3. First give yourself the time needed to adjust to this diagnosis. Don’t let others tell you what it is all about, every fibro person is unique, with the medical common denominator, of the same diagnosis, called Fibromyalgia. Please work with your physician, and ask for a dietary specialist to help you find the best diet for your needs. Remember, you will hear many say, there is little known about this disease. As with any diagnoses delivered to any patient, there comes questions, doubt, and fear. It is difficult to accept any diagnoses, but with Fibro the medical people have been known not to fully understand what it is and where it came from, other than a Rheumatologist discovering it through his patients. Seek out the most knowledgeable, and whatever you do…Don’t Do any of it alone. Ask for family to be involved, if you have a S.O. or spouse, ask them to be involved as well. You are not alone, and don’t allow your thoughts to control your need to ask for help. You don’t always need to be the strong one, let others know and be honest, but most of all be true to self so you can be honest with others. It may not always be easy but you can have good days. Allow yourself the right to have the tough days that will come with the diagnosis of Fibromyalgia, but also allow yourself the good days with out over doing. Find your balance. You have as much Right to be here as the moon and stars in heaven, and the sand and shells on every beach. Hugs my new found Fibro friend. Make that Gentle Hugs as we say to one another in the fibro network of our friendsSandra Kram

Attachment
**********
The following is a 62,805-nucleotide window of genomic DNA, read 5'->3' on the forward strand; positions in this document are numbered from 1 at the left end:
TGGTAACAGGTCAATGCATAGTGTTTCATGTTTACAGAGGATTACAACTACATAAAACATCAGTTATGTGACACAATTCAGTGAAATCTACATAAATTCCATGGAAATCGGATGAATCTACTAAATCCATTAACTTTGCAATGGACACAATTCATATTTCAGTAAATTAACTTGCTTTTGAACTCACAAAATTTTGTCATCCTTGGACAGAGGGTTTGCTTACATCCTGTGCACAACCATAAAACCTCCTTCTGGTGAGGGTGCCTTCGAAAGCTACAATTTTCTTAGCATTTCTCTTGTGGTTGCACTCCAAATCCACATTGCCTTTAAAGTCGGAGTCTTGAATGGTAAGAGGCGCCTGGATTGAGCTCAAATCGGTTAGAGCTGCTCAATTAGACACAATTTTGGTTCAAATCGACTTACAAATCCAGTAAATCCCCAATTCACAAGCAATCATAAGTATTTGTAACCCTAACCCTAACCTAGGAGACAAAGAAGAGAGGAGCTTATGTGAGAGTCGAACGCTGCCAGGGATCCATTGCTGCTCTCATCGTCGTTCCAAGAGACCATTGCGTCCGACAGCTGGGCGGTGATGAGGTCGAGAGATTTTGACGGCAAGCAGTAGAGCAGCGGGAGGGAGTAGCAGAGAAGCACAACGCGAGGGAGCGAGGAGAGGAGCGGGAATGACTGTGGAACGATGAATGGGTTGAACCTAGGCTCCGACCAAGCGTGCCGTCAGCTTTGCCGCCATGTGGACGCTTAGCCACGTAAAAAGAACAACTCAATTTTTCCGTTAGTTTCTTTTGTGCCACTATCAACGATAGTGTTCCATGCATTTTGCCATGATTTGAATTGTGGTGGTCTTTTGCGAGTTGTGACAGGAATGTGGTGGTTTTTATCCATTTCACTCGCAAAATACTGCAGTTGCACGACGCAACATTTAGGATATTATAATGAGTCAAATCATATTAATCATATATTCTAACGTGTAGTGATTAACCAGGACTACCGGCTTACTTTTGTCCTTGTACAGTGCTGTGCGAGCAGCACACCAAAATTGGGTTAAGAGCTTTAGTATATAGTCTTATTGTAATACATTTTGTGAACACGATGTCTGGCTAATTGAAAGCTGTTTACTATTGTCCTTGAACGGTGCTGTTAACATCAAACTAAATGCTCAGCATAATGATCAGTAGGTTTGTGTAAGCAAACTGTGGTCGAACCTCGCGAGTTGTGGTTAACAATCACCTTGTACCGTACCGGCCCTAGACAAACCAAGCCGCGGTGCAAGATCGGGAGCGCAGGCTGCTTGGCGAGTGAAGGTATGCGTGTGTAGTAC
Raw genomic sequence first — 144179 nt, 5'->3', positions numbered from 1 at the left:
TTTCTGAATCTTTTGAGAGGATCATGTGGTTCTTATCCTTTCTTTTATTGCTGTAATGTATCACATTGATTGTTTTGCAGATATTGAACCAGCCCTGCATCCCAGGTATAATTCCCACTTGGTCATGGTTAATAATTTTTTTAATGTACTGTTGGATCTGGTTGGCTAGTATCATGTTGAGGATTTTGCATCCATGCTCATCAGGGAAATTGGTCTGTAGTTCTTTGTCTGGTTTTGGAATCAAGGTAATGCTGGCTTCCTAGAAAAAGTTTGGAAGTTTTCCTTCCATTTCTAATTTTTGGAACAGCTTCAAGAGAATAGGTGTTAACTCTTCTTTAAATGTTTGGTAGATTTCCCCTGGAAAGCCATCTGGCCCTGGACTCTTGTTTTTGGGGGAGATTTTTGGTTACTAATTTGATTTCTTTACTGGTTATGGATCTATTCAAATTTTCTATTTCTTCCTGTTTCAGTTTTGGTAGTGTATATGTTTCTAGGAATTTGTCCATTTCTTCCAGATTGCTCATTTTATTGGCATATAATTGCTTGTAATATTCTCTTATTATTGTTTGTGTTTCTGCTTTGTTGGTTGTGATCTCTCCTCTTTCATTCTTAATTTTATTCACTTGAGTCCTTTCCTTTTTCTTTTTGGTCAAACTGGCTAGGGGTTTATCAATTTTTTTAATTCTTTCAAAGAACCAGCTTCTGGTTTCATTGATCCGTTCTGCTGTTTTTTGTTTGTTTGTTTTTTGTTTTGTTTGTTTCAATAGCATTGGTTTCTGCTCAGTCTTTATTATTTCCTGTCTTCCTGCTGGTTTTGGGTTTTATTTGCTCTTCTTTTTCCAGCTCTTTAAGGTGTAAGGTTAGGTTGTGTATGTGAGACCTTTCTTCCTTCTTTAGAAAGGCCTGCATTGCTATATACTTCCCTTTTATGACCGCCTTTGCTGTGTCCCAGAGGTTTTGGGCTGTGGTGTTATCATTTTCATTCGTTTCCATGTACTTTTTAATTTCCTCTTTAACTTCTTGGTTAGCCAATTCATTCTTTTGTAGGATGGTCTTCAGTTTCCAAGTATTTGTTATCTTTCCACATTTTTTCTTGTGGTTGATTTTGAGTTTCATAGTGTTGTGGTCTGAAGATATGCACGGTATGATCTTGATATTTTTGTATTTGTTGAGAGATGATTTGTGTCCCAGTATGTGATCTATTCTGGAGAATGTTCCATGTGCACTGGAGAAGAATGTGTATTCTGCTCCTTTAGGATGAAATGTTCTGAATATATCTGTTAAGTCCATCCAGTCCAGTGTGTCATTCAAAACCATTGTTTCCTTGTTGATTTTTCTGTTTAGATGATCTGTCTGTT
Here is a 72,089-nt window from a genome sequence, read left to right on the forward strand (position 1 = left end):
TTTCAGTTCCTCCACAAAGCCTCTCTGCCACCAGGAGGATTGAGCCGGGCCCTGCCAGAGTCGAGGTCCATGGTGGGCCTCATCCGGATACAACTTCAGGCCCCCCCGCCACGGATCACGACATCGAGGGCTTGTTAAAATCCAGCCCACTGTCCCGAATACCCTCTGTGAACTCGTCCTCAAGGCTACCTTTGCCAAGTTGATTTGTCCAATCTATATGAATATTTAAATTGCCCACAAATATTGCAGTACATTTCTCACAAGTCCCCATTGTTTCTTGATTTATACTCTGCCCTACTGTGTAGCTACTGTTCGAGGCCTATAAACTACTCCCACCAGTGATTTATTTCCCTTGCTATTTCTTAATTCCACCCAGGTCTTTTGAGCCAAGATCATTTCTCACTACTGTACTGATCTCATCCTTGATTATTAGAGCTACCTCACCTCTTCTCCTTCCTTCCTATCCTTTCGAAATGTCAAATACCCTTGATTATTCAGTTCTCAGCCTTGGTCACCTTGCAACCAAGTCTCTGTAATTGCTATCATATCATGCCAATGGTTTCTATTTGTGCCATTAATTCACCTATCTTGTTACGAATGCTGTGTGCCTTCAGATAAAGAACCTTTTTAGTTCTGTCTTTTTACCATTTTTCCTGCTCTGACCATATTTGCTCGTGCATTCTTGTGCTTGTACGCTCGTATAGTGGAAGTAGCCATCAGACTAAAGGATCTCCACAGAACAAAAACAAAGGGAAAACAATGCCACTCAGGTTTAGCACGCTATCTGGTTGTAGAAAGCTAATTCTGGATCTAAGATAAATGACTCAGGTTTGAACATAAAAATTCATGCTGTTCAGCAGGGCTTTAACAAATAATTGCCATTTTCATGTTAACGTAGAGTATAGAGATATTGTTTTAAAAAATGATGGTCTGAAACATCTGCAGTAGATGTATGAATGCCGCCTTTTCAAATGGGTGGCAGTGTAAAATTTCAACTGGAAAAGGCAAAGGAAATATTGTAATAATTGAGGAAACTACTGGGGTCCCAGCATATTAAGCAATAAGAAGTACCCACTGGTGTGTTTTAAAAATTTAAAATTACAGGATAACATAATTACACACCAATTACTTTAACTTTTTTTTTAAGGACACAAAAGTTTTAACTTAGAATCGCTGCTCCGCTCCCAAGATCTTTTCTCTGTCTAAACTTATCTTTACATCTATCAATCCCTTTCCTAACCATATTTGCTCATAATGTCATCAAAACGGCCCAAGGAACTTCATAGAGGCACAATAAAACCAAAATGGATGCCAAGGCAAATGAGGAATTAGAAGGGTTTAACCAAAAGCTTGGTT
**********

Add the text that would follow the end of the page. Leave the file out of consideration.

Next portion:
4. Seek a good Rheumatologist! Then I would suggest when you see one make sure you tell him or her everything about your pain and aches! Know your limits! Take your medicine properly! Don’t over exert yourself! For heaven sake if you cry, well cry, if you can’t move hardly or the bed sheets hurt your skin, well accept it and doesn’t mean your going crazy. You may feel as it is. But if your Rheumatologist ever tells you its in your head! Well walk out the best you can. Find you another. This is a wide spread pain and Fibromyalgia syndrome has been affecting many women and some men! But I do know stay away from Caffeine. It will cause you to hurt more and peaks of fall and early spring seasonal might effect you. But everyone almost has the same or almost the same chronic pain! Prayer and trust in God helped me! -Pamela Byrd